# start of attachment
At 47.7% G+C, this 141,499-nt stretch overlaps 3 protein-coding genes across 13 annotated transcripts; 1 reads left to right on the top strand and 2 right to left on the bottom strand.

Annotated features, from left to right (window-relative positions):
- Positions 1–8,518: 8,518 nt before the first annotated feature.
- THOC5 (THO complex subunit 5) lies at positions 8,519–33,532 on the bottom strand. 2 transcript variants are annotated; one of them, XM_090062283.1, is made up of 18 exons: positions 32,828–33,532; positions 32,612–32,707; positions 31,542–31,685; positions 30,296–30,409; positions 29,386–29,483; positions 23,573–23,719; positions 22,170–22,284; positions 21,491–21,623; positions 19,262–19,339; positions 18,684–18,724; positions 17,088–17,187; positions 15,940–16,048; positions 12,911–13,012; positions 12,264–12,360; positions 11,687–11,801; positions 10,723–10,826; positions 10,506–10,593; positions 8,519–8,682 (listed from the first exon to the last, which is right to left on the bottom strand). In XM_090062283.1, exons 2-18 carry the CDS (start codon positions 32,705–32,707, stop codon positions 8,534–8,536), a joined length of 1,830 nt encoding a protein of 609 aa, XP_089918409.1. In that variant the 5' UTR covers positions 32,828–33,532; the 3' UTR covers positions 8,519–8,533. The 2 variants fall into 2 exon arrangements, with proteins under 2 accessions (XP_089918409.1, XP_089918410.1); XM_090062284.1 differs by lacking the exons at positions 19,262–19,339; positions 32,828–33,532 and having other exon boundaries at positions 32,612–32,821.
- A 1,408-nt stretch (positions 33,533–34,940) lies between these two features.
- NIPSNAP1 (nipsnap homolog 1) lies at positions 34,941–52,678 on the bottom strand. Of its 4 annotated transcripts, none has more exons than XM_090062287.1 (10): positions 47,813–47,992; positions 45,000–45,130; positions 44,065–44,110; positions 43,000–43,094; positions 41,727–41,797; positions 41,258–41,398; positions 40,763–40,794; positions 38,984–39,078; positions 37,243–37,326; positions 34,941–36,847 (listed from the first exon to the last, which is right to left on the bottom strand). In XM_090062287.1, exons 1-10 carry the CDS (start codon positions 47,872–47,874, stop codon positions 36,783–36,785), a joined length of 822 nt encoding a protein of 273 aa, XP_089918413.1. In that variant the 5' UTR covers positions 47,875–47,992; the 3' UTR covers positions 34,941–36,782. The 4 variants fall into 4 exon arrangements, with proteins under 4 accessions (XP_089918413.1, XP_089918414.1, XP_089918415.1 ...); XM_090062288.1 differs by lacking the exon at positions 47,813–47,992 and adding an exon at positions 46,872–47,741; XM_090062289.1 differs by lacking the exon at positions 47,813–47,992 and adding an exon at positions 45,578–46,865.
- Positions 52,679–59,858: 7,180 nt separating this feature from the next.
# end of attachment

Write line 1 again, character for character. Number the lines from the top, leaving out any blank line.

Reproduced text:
At 47.7% G+C, this 141,499-nt stretch overlaps 3 protein-coding genes across 13 annotated transcripts; 1 reads left to right on the top strand and 2 right to left on the bottom strand.